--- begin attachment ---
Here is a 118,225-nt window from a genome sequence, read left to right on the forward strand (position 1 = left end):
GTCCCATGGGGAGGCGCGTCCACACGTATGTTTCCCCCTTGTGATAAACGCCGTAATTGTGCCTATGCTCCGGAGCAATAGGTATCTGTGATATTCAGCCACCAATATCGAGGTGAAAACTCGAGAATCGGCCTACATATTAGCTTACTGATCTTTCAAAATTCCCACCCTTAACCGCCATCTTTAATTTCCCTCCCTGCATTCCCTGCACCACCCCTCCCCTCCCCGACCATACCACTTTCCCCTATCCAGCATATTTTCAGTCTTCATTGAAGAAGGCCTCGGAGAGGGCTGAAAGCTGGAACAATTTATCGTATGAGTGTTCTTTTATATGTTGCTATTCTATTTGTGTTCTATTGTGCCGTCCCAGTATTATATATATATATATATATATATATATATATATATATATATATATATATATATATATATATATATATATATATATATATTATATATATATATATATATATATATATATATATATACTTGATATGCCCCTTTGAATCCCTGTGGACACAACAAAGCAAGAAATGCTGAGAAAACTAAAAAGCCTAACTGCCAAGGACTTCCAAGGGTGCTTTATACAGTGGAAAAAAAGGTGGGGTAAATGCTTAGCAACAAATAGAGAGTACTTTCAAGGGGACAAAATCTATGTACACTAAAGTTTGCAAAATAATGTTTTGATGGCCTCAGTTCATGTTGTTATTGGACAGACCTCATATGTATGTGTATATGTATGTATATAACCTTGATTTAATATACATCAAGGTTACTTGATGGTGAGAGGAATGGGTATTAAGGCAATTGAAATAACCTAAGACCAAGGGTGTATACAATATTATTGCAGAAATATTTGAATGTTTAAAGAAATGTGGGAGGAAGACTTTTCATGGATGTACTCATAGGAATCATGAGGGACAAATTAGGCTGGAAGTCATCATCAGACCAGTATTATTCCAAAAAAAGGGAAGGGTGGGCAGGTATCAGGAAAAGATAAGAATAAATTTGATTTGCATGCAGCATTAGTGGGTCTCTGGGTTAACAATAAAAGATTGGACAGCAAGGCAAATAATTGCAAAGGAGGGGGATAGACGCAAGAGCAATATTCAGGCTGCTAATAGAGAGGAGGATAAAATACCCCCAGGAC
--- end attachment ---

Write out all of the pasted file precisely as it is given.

Here is a 118,225-nt window from a genome sequence, read left to right on the forward strand (position 1 = left end):
GTCCCATGGGGAGGCGCGTCCACACGTATGTTTCCCCCTTGTGATAAACGCCGTAATTGTGCCTATGCTCCGGAGCAATAGGTATCTGTGATATTCAGCCACCAATATCGAGGTGAAAACTCGAGAATCGGCCTACATATTAGCTTACTGATCTTTCAAAATTCCCACCCTTAACCGCCATCTTTAATTTCCCTCCCTGCATTCCCTGCACCACCCCTCCCCTCCCCGACCATACCACTTTCCCCTATCCAGCATATTTTCAGTCTTCATTGAAGAAGGCCTCGGAGAGGGCTGAAAGCTGGAACAATTTATCGTATGAGTGTTCTTTTATATGTTGCTATTCTATTTGTGTTCTATTGTGCCGTCCCAGTATTATATATATATATATATATATATATATATATATATATATATATATATATATATATATATATATATATATATATATATATTATATATATATATATATATATATATATATATATATACTTGATATGCCCCTTTGAATCCCTGTGGACACAACAAAGCAAGAAATGCTGAGAAAACTAAAAAGCCTAACTGCCAAGGACTTCCAAGGGTGCTTTATACAGTGGAAAAAAAGGTGGGGTAAATGCTTAGCAACAAATAGAGAGTACTTTCAAGGGGACAAAATCTATGTACACTAAAGTTTGCAAAATAATGTTTTGATGGCCTCAGTTCATGTTGTTATTGGACAGACCTCATATGTATGTGTATATGTATGTATATAACCTTGATTTAATATACATCAAGGTTACTTGATGGTGAGAGGAATGGGTATTAAGGCAATTGAAATAACCTAAGACCAAGGGTGTATACAATATTATTGCAGAAATATTTGAATGTTTAAAGAAATGTGGGAGGAAGACTTTTCATGGATGTACTCATAGGAATCATGAGGGACAAATTAGGCTGGAAGTCATCATCAGACCAGTATTATTCCAAAAAAAGGGAAGGGTGGGCAGGTATCAGGAAAAGATAAGAATAAATTTGATTTGCATGCAGCATTAGTGGGTCTCTGGGTTAACAATAAAAGATTGGACAGCAAGGCAAATAATTGCAAAGGAGGGGGATAGACGCAAGAGCAATATTCAGGCTGCTAATAGAGAGGAGGATAAAATACCCCCAGGAC